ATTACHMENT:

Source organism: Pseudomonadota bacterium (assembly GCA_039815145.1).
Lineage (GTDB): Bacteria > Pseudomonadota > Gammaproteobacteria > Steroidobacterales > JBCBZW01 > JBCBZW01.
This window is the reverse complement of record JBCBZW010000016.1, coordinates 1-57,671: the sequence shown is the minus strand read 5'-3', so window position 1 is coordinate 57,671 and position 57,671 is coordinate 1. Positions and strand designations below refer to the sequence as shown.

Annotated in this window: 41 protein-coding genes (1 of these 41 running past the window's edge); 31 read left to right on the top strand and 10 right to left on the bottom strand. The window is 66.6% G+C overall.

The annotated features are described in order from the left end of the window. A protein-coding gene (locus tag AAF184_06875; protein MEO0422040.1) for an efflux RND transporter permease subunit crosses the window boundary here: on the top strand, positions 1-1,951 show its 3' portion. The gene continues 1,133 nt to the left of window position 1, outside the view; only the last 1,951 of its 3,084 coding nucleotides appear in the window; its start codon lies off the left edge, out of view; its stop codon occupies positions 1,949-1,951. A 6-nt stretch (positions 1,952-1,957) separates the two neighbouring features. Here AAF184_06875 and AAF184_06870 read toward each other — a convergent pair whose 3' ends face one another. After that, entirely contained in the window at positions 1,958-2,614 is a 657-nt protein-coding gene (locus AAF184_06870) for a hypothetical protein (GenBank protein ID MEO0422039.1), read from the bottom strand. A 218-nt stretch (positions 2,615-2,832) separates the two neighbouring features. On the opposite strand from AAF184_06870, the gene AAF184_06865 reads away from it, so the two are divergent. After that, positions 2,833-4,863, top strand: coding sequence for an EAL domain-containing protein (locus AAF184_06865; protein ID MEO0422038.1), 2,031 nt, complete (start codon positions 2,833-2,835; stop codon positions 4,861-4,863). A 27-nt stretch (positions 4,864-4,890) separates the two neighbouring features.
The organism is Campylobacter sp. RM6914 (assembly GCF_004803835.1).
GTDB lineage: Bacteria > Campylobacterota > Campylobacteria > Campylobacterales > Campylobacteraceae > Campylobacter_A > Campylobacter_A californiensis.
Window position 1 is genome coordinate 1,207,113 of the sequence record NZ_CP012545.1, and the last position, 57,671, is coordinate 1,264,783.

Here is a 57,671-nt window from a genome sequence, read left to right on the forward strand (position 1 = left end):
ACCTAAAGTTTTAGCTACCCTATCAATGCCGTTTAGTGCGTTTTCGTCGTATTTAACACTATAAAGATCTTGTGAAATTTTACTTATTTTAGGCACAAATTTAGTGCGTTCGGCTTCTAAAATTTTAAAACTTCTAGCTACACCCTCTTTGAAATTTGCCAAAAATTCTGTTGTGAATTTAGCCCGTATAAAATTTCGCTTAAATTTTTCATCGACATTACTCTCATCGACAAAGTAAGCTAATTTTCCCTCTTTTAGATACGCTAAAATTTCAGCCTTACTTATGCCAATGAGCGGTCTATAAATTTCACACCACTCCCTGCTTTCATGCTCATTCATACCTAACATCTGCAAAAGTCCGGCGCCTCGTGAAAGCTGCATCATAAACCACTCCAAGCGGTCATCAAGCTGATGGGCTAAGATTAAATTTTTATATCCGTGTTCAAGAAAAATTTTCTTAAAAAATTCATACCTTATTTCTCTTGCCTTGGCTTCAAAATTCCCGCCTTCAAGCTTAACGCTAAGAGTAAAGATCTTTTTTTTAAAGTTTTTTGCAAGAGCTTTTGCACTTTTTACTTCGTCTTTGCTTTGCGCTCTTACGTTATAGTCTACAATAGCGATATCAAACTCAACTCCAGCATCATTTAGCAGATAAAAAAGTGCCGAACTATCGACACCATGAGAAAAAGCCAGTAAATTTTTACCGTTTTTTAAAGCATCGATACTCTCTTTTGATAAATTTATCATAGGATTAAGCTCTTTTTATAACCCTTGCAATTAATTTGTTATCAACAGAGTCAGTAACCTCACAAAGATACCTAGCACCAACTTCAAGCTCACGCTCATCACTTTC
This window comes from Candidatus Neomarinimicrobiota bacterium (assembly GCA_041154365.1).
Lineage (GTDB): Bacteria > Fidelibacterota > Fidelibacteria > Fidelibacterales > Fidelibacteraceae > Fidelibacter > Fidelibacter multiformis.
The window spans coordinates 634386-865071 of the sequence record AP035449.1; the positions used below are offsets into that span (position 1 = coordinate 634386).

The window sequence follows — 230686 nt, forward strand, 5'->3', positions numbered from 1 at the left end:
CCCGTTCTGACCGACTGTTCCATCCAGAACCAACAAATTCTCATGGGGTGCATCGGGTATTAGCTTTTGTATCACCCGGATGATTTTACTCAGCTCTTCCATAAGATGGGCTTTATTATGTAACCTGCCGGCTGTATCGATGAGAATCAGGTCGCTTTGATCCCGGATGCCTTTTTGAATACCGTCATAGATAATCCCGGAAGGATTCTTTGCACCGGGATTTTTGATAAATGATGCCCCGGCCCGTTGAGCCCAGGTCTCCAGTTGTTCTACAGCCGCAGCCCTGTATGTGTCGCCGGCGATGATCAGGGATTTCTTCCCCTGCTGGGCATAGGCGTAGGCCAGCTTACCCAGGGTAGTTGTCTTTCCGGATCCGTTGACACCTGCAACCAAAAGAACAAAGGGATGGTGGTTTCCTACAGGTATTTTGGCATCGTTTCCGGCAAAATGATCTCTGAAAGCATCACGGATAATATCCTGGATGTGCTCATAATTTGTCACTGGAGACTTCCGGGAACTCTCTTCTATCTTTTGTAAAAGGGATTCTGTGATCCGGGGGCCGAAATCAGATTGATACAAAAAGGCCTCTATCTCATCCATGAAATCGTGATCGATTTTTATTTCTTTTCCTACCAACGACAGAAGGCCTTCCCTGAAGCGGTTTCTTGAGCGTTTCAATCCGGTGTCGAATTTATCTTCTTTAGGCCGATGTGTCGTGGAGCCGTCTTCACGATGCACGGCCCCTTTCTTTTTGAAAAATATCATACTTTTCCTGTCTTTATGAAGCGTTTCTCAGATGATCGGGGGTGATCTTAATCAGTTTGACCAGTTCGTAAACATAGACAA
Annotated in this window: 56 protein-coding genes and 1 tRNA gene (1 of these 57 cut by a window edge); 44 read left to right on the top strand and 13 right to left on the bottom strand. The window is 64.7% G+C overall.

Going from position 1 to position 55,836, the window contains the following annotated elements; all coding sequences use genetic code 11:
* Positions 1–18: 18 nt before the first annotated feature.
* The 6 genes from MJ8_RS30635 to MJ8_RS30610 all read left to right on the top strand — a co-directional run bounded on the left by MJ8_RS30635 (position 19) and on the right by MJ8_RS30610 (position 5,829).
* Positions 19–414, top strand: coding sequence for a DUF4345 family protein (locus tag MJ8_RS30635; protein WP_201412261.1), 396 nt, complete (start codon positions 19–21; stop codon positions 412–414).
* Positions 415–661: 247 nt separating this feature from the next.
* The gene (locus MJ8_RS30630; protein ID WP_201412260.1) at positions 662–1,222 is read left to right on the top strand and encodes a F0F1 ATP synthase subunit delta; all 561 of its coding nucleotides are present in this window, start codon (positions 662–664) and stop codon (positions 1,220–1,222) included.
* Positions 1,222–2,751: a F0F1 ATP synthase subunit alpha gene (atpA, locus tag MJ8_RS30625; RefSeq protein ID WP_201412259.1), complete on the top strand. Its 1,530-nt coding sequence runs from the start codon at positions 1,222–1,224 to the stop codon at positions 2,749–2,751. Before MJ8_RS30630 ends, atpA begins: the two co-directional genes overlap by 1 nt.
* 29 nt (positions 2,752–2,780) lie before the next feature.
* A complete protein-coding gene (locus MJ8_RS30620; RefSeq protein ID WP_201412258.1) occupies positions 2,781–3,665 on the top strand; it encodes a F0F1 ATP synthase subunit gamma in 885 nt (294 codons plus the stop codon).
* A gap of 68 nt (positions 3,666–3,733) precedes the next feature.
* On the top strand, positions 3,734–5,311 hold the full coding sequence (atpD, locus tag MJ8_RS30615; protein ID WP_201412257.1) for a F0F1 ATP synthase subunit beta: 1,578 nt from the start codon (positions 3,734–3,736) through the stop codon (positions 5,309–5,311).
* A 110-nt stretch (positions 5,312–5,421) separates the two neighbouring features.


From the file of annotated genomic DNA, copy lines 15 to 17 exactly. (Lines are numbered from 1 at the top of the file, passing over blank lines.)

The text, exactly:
CCCGTTCTGACCGACTGTTCCATCCAGAACCAACAAATTCTCATGGGGTGCATCGGGTATTAGCTTTTGTATCACCCGGATGATTTTACTCAGCTCTTCCATAAGATGGGCTTTATTATGTAACCTGCCGGCTGTATCGATGAGAATCAGGTCGCTTTGATCCCGGATGCCTTTTTGAATACCGTCATAGATAATCCCGGAAGGATTCTTTGCACCGGGATTTTTGATAAATGATGCCCCGGCCCGTTGAGCCCAGGTCTCCAGTTGTTCTACAGCCGCAGCCCTGTATGTGTCGCCGGCGATGATCAGGGATTTCTTCCCCTGCTGGGCATAGGCGTAGGCCAGCTTACCCAGGGTAGTTGTCTTTCCGGATCCGTTGACACCTGCAACCAAAAGAACAAAGGGATGGTGGTTTCCTACAGGTATTTTGGCATCGTTTCCGGCAAAATGATCTCTGAAAGCATCACGGATAATATCCTGGATGTGCTCATAATTTGTCACTGGAGACTTCCGGGAACTCTCTTCTATCTTTTGTAAAAGGGATTCTGTGATCCGGGGGCCGAAATCAGATTGATACAAAAAGGCCTCTATCTCATCCATGAAATCGTGATCGATTTTTATTTCTTTTCCTACCAACGACAGAAGGCCTTCCCTGAAGCGGTTTCTTGAGCGTTTCAATCCGGTGTCGAATTTATCTTCTTTAGGCCGATGTGTCGTGGAGCCGTCTTCACGATGCACGGCCCCTTTCTTTTTGAAAAATATCATACTTTTCCTGTCTTTATGAAGCGTTTCTCAGATGATCGGGGGTGATCTTAATCAGTTTGACCAGTTCGTAAACATAGACAA
Annotated in this window: 56 protein-coding genes and 1 tRNA gene (1 of these 57 cut by a window edge); 44 read left to right on the top strand and 13 right to left on the bottom strand. The window is 64.7% G+C overall.

Going from position 1 to position 55,836, the window contains the following annotated elements; all coding sequences use genetic code 11: